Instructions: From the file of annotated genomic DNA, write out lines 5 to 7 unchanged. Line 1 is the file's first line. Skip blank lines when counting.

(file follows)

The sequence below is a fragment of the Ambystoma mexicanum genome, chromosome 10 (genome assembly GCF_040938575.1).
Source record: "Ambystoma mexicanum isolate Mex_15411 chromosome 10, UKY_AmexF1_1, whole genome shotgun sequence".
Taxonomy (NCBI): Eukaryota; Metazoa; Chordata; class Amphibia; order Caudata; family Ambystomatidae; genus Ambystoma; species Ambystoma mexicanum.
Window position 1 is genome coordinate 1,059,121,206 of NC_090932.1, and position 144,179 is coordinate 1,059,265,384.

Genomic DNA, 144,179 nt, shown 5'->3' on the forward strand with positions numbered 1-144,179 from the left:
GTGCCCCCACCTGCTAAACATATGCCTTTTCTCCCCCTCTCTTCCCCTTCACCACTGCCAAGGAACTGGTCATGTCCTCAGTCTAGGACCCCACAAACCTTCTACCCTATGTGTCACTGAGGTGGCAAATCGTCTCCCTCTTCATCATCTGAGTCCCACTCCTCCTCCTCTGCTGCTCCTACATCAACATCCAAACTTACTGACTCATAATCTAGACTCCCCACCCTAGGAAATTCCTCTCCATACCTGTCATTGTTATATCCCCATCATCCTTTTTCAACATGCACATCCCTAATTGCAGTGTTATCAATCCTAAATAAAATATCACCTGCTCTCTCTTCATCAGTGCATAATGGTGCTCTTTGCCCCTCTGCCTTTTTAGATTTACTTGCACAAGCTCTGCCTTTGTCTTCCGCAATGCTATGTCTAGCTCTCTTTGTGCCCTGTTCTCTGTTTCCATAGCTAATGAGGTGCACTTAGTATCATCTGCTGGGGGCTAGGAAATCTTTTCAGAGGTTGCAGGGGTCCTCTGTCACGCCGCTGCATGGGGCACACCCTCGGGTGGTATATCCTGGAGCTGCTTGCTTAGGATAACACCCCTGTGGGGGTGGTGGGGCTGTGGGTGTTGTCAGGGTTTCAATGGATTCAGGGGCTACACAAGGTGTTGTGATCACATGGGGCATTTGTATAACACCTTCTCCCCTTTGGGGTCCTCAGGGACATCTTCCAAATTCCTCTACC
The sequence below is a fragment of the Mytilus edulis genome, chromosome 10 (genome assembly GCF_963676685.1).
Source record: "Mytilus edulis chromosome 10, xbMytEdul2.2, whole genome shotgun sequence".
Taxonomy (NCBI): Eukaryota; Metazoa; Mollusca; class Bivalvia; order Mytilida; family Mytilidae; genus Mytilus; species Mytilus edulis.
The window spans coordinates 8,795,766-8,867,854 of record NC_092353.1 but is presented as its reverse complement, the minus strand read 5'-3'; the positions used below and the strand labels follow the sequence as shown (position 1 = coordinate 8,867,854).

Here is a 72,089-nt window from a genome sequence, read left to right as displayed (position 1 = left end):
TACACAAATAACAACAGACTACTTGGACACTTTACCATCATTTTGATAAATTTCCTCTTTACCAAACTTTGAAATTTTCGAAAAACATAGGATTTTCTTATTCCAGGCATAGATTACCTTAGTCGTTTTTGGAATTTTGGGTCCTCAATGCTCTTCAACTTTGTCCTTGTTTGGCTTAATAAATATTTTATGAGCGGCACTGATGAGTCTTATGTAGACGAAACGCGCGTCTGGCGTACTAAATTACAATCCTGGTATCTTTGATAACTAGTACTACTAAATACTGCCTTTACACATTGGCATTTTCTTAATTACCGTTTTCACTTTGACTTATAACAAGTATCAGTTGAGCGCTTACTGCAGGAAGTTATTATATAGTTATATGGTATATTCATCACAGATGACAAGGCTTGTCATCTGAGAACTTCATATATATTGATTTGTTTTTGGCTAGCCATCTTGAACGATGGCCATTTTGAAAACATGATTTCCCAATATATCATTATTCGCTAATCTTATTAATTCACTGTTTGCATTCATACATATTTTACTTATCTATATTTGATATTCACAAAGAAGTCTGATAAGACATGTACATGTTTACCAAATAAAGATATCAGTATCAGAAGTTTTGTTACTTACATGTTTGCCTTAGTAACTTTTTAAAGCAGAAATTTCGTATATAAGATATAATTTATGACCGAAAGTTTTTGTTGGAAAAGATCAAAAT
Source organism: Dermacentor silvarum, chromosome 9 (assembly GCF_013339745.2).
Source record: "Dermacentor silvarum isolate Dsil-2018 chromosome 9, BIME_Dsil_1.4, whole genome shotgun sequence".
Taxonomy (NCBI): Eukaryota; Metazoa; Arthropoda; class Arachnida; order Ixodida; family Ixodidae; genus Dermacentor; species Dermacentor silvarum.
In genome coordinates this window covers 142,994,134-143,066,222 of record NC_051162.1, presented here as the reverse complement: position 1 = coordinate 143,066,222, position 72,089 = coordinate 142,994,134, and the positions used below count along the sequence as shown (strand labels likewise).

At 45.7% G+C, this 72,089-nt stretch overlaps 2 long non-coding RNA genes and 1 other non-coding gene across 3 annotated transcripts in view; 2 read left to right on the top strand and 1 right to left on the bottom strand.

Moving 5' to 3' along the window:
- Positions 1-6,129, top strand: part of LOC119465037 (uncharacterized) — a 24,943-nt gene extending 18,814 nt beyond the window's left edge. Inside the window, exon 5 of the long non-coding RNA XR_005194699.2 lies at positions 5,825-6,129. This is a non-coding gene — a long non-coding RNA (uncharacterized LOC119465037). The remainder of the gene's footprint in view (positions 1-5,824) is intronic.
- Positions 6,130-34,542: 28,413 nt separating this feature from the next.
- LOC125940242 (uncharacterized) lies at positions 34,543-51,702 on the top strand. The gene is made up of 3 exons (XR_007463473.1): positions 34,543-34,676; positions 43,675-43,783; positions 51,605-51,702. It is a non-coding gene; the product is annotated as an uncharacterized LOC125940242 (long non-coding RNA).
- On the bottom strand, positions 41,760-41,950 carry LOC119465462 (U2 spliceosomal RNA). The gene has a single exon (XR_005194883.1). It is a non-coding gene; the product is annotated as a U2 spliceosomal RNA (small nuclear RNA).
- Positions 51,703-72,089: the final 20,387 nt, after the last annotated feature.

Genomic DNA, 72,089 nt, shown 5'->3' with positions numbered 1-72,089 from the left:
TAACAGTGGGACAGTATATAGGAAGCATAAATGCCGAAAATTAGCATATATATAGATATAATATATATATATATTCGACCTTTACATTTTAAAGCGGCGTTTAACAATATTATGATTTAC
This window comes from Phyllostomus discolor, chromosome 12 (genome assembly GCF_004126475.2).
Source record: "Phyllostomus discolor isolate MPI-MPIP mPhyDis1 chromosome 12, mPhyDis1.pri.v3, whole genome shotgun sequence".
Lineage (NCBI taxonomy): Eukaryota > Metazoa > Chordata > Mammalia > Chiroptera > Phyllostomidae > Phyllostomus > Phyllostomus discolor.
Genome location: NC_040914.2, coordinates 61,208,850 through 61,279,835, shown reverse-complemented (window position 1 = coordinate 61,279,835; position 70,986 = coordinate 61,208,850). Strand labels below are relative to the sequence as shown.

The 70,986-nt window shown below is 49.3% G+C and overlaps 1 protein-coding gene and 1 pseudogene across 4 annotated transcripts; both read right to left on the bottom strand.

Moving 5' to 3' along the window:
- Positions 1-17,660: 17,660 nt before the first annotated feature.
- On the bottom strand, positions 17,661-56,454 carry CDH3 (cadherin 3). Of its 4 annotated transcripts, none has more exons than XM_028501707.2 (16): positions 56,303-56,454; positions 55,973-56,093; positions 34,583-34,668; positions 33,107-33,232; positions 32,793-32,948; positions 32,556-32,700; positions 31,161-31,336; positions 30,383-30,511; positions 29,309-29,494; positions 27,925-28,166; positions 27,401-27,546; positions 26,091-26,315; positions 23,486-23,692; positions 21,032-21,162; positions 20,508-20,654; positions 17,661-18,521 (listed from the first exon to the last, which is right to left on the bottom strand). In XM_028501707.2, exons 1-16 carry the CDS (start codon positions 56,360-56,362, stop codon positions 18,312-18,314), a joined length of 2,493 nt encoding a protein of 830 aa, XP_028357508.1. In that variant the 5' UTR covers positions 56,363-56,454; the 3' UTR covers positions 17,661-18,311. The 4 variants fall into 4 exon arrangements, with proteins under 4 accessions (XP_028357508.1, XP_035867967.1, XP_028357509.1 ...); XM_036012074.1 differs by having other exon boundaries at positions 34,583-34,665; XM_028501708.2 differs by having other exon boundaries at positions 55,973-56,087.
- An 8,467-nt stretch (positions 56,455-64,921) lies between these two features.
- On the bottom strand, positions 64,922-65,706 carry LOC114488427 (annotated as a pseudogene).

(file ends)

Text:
Genomic DNA, 144,179 nt, shown 5'->3' on the forward strand with positions numbered 1-144,179 from the left:
GTGCCCCCACCTGCTAAACATATGCCTTTTCTCCCCCTCTCTTCCCCTTCACCACTGCCAAGGAACTGGTCATGTCCTCAGTCTAGGACCCCACAAACCTTCTACCCTATGTGTCACTGAGGTGGCAAATCGTCTCCCTCTTCATCATCTGAGTCCCACTCCTCCTCCTCTGCTGCTCCTACATCAACATCCAAACTTACTGACTCATAATCTAGACTCCCCACCCTAGGAAATTCCTCTCCATACCTGTCATTGTTATATCCCCATCATCCTTTTTCAACATGCACATCCCTAATTGCAGTGTTATCAATCCTAAATAAAATATCACCTGCTCTCTCTTCATCAGTGCATAATGGTGCTCTTTGCCCCTCTGCCTTTTTAGATTTACTTGCACAAGCTCTGCCTTTGTCTTCCGCAATGCTATGTCTAGCTCTCTTTGTGCCCTGTTCTCTGTTTCCATAGCTAATGAGGTGCACTTAGTATCATCTGCTGGGGGCTAGGAAATCTTTTCAGAGGTTGCAGGGGTCCTCTGTCACGCCGCTGCATGGGGCACACCCTCGGGTGGTATATCCTGGAGCTGCTTGCTTAGGATAACACCCCTGTGGGGGTGGTGGGGCTGTGGGTGTTGTCAGGGTTTCAATGGATTCAGGGGCTACACAAGGTGTTGTGATCACATGGGGCATTTGTATAACACCTTCTCCCCTTTGGGGTCCTCAGGGACATCTTCCAAATTCCTCTACC
The sequence below is a fragment of the Mytilus edulis genome, chromosome 10 (genome assembly GCF_963676685.1).